Asilomar Swell Statistics, Autumn: All Swell – Any Wind
The figure illustrates the range of swells directed at Asilomar through an average northern hemisphere autumn and is based upon 7252 NWW3 model predictions since 2006 (values every 3 hours). The wave model does not forecast surf and wind right at the shore so we have chosen the best grid node based on what we know about Asilomar, and at Asilomar the best grid node is 15 km away (9 miles).
The rose diagram illustrates the distribution of swell sizes and swell direction, while the graph at the bottom shows the same thing without direction information. Five colours show increasing wave sizes. The smallest swells, less than 0.5m (1.5 feet), high are coloured blue. These were forecast only 9% of the time. Green and yellow show increasing swell sizes and red illustrates largest swells greater than >3m (>10ft). In either graph, the area of any colour is proportional to how commonly that size swell occurs.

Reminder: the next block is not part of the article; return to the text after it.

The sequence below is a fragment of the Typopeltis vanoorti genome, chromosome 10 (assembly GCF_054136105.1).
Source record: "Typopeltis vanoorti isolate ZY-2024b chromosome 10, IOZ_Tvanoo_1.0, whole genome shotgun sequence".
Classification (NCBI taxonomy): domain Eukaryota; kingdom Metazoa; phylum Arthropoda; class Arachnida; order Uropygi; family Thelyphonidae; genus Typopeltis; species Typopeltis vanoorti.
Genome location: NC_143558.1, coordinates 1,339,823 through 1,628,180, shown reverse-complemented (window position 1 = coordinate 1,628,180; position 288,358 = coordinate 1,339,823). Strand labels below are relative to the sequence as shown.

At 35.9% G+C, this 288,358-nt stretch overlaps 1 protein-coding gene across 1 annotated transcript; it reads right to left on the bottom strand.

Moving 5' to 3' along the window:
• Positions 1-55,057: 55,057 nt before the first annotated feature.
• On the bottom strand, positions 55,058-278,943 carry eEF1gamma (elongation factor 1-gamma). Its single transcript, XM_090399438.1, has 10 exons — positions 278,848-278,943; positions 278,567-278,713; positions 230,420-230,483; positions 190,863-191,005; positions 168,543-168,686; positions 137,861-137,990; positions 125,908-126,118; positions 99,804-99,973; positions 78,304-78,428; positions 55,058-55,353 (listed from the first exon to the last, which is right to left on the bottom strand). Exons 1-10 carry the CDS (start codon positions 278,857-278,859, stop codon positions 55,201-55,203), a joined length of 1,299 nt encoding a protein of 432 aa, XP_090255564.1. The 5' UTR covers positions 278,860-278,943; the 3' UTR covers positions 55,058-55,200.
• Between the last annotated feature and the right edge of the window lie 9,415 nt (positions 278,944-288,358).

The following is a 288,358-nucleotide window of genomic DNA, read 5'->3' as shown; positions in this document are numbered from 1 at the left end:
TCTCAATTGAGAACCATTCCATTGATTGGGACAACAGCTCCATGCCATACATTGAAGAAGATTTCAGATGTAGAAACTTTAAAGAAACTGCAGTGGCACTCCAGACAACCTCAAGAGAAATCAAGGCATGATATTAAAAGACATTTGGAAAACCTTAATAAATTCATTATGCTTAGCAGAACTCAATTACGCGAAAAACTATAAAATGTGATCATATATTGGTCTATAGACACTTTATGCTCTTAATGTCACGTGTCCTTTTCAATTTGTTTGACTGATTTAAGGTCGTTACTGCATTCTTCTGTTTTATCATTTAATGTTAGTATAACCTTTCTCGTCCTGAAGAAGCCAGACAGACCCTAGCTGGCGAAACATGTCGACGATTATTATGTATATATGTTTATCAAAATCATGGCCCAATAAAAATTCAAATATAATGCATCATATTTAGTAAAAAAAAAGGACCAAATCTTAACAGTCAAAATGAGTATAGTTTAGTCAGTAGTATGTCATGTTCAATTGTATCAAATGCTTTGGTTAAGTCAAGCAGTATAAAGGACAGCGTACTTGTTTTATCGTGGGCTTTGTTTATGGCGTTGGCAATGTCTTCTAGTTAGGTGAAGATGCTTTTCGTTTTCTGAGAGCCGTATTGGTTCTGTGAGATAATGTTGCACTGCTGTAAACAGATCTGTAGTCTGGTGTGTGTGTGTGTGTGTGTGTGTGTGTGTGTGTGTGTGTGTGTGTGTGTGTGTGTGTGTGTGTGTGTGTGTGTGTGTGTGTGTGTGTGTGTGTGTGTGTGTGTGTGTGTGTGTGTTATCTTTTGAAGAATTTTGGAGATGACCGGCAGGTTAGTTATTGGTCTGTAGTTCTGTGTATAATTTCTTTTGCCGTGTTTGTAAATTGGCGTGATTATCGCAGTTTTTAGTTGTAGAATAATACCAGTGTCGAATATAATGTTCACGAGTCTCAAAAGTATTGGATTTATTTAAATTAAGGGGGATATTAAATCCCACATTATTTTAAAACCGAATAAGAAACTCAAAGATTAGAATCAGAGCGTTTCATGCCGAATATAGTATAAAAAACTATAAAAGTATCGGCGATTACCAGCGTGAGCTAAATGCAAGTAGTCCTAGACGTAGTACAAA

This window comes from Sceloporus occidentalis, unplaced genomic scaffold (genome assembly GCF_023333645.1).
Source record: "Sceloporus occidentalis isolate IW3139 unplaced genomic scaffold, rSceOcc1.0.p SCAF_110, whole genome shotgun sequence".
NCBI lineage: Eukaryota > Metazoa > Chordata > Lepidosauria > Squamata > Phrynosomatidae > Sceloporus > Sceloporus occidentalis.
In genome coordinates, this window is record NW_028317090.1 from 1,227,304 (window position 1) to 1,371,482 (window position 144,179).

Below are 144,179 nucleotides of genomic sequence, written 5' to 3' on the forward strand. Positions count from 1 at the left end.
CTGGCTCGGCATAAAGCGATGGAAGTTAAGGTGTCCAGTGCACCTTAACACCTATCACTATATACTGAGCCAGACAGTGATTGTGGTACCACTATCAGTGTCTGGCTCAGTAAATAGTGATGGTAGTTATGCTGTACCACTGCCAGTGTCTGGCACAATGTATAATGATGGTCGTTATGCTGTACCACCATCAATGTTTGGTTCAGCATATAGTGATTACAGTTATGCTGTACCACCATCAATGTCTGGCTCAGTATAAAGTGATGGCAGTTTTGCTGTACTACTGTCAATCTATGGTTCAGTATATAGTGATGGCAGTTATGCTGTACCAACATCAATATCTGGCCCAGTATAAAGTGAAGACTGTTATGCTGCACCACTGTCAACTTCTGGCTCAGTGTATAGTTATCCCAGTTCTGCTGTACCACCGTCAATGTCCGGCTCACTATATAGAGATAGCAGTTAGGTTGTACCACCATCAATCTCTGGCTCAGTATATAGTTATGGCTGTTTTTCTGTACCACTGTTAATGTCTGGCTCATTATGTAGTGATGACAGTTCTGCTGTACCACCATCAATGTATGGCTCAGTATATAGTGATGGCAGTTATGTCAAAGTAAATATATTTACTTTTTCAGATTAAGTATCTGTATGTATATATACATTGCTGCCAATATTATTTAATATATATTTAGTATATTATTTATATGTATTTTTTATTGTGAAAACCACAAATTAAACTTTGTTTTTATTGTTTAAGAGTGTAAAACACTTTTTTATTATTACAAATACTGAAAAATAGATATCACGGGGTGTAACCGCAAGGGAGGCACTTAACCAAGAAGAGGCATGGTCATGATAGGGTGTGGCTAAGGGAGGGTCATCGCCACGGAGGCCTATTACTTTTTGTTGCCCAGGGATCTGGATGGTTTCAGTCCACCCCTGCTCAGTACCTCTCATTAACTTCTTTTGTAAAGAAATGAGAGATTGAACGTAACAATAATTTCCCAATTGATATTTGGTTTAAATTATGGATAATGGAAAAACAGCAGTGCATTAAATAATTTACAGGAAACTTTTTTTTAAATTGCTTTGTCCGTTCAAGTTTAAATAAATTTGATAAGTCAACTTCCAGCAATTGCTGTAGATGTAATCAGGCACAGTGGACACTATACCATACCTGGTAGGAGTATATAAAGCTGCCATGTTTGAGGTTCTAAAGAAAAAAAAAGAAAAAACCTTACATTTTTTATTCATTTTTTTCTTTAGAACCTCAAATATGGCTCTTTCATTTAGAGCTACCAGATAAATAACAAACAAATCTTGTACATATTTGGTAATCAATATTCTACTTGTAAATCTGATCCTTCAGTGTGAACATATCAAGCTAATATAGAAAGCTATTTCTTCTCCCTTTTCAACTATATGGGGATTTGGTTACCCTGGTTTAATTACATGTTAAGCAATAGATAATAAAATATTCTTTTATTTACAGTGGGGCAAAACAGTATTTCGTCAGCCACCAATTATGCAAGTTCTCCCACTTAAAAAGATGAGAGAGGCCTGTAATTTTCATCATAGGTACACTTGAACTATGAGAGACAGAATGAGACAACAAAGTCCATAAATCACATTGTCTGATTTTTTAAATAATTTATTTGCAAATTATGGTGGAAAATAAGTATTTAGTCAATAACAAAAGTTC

The diagram implies that the dominant swell direction, shown by the largest spokes, was WNW, whereas the the most common wind blows from the NNW. Because the wave model grid is offshore, sometimes a strong offshore wind blows largest waves away from Asilomar and away from the coast. We lump these in with the no surf category of the bar chart. To simplify things we don't show these in the rose graph. Because wind determines whether or not waves are surfable at Asilomar, you can load a different image that shows only the swells that were expected to coincide with glassy or offshore wind conditions. In a typical northern hemisphere autumn, swells large enough to cause good for surfing waves at Asilomar run for about 91% of the time.
IMPORTANT: Beta version feature! Swell heights are open water values from NWW3. There is no attempt to model near-shore effects. Coastal wave heights will generally be less, especially if the break does not have unobstructed exposure to the open ocean.